Professor Ilan Pappe [Department of History, University of Exeter]: "The Middle East is producing good and hopeful news for the first time in many years. For quite a while, the only potential progress in the region has been a series of attempts to resolve the long-standing conflict between Israel and the Palestinians; but these junctures have failed to produce anything positive on the ground.
This past month has seen many more genuine moments of change and hope. A main reason for renewed optimism is that ordinary people are attempting to create better and more just lives for themselves. These people do not articulate the noble ideas of 'justice' and 'freedom' in the typically cynical way as do politicians across the world; rather, they explain to us on a daily basis the meaning of these concepts. They die for 'freedom' and 'justice' in peaceful demonstrations dispersed by brutal force in Libya, Algeria, Bahrain, Iran and Palestine. They show up in millions at the Liberation Square of Cairo to demonstrate their craving for a fundamentally decent life, ensuring that we understand their commitment just like the man who ignited the new wave of genuine revolutions - a street vendor from Tunis who burned himself to death as as a victim of the oppressive regime now gone in his country.
While it is still too early to summarise what in essence is only the beginning of a process, we can already observe a defining moment in the region's history. And we are still likely to witness ups and downs before the full picture emerges. But there are several noteworthy points of 'no return' that affect not only life in the Middle East, but also the future relationship between the Middle East and the West. Let us consider four of them:
Firstly, the revolutions have exposed just how little of the Arab world the West and its top academics and media experts really know. None of them predicted such changes. Even when the revolutions began, they maintained that the Egyptian regime would survive. This is more than just a failure to predict; it represents a total misunderstanding of the Arab youth, who constitute the majority of Arab populations. Young Arabs have finally defeated Orientalist depictions of them as indifferent, obedient and primitive. Much like their Western counterparts, the Arab youth now form an important actor in politics, society and culture.
Next, there is an unprecedented impact on Israel's own and external image in the Middle East and beyond. The sight of democracy in action in the Arab world has driven home the message that Israel is not the "only democracy in the Middle East." In fact, the recent revolutionary month casts doubt on her being a democracy at all. The democratic forces, especially in Egypt, but also in Jordan and in the 'pro-Western' regimes in the area, regard a bolder stance against Israel's oppression in the Palestinian areas. Surely Israel will have to change its policy of demonizing the Arab world.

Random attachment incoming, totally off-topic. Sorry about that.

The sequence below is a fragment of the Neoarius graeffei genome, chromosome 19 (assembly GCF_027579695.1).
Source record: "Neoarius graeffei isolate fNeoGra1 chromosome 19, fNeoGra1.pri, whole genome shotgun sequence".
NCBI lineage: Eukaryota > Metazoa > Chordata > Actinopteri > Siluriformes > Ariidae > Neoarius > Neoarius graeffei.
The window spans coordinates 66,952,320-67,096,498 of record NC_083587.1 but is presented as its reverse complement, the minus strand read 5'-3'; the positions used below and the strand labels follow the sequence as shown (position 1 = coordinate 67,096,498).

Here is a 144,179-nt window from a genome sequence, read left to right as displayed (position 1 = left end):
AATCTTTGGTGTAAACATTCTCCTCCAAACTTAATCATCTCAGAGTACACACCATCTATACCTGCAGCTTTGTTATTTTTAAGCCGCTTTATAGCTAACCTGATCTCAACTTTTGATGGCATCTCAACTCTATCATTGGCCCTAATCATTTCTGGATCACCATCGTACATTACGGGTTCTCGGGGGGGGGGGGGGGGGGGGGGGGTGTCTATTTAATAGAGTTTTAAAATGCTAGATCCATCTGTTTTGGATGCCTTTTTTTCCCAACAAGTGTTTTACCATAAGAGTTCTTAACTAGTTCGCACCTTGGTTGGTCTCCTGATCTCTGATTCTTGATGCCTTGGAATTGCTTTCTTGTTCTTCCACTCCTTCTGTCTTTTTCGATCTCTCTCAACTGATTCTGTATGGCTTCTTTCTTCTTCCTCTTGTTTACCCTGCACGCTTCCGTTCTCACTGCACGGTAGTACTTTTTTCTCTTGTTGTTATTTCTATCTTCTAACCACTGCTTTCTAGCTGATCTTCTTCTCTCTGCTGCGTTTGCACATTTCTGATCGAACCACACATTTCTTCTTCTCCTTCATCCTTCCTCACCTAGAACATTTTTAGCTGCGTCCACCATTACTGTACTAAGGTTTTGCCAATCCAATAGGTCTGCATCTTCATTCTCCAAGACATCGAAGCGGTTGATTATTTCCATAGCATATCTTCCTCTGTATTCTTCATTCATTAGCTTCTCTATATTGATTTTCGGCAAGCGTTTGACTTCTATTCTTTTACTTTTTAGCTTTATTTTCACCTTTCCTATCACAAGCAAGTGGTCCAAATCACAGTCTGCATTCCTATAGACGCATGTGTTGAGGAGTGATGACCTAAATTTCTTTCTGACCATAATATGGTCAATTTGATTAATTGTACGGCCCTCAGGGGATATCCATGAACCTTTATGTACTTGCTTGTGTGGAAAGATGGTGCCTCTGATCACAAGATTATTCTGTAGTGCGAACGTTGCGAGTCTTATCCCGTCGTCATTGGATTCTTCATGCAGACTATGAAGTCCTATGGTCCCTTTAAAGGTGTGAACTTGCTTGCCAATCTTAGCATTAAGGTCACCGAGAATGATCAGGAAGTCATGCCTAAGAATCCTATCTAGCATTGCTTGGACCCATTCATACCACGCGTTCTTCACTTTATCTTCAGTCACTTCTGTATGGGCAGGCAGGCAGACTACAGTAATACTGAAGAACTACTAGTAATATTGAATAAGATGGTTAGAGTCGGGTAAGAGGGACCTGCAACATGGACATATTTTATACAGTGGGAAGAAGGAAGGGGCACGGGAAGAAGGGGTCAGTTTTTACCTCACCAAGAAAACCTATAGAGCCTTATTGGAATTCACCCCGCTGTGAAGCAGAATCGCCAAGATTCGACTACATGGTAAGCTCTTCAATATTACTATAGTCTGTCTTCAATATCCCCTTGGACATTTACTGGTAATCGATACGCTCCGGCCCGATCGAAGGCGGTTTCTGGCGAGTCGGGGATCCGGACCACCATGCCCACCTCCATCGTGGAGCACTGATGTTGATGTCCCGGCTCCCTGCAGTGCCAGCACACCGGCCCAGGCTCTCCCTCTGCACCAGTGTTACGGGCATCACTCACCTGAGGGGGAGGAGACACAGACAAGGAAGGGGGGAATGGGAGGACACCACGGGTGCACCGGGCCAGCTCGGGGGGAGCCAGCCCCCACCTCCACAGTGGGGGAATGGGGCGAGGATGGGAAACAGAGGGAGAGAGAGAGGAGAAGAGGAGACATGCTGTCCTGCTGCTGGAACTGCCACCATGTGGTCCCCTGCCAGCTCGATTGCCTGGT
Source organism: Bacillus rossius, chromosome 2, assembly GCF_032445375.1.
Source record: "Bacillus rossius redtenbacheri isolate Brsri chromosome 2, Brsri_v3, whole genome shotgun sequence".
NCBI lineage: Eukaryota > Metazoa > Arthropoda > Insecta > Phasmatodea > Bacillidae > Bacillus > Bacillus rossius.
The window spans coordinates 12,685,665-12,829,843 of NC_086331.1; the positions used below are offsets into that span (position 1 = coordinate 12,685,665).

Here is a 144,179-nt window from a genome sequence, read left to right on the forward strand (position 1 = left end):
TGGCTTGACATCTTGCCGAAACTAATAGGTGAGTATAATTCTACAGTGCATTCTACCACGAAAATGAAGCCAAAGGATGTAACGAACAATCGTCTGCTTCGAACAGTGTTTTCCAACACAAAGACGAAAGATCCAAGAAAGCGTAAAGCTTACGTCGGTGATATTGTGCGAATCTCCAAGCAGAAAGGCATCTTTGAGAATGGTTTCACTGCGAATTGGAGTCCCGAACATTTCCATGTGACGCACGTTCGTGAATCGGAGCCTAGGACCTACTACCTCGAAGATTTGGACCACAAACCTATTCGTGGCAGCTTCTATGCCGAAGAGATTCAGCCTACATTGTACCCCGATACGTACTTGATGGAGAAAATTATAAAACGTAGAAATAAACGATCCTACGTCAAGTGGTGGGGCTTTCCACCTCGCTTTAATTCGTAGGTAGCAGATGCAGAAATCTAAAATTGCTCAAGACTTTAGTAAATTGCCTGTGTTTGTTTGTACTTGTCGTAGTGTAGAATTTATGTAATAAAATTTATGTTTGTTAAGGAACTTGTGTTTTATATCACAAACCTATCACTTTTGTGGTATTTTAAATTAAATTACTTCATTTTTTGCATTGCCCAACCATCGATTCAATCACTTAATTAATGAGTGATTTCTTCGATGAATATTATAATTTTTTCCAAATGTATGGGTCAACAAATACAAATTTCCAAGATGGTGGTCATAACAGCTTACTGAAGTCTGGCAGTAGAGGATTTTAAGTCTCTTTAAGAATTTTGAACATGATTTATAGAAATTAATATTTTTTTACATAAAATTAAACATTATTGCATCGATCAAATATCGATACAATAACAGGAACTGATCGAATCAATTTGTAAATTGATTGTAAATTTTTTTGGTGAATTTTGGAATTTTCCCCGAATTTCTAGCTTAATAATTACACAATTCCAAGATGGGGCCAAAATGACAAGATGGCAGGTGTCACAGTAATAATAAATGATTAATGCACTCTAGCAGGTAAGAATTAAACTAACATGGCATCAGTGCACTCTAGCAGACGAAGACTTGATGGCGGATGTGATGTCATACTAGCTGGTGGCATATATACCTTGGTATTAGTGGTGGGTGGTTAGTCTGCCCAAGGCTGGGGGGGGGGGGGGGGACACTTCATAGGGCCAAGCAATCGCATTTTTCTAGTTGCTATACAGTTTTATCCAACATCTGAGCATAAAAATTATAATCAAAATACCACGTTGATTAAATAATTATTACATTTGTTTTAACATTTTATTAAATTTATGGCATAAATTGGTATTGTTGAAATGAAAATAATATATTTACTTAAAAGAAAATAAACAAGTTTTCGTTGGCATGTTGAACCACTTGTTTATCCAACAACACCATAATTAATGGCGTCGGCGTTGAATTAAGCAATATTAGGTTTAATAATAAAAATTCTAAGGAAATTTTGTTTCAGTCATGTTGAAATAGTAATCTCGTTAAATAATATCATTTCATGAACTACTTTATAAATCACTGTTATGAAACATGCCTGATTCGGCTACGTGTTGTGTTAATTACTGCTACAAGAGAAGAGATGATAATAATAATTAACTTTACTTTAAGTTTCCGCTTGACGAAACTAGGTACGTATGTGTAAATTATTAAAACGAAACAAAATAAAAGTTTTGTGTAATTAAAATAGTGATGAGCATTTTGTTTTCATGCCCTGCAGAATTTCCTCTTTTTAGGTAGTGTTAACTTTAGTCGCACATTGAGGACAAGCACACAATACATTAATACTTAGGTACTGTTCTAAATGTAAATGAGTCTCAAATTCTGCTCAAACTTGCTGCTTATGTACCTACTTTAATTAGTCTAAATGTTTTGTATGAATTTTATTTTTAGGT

The third point of no return is of particular relevance to the Americans and the British. The events so far have further proven wrong the idea of the Iraq occupation as a means of democratic reform. As we now know: instead of democracy, the occupation of Iraq destroyed that rich country and pushed it into perpetual anarchy. It has become apparent to us that Saddam Hussein would have been overthrown in any event. This lesson is bound to reformulate the West's relationship with the Middle East.
Finally, the events so far have highlighted the multiple layers of what we in the West call 'Islam.' The revolutions have been carried out by young Muslim men and women (together with members of the various Christian minorities), who represented the many faces of a 21st century Muslim person. One hopes that the media will abandon its tendency to regard 'Islam' or 'Muslim' in a one-dimensional and reductive way, and instead reflect upon the pluralistic nature of these people and their world. Such a conception would include the free, educated, loving and democracy-seeking youth we have seen on our TV screens in the last month.
In the past, the only plausible revolutionary scenario for the Middle East was that the current regimes would be replaced by an Iran-like regime. But in the wake of current events, even the regime in Iran is in danger of being toppled. It seems that the alternative to the present regimes would be a new political system: not one borrowed from the West, but one which would cater to the needs and aspirations of civil society in the most equitable and just way."
This article was prepared for publication by Yuriy Vilner, an associate editor for JURIST's professional commentary service. Please direct any questions or comments to him at email@example.com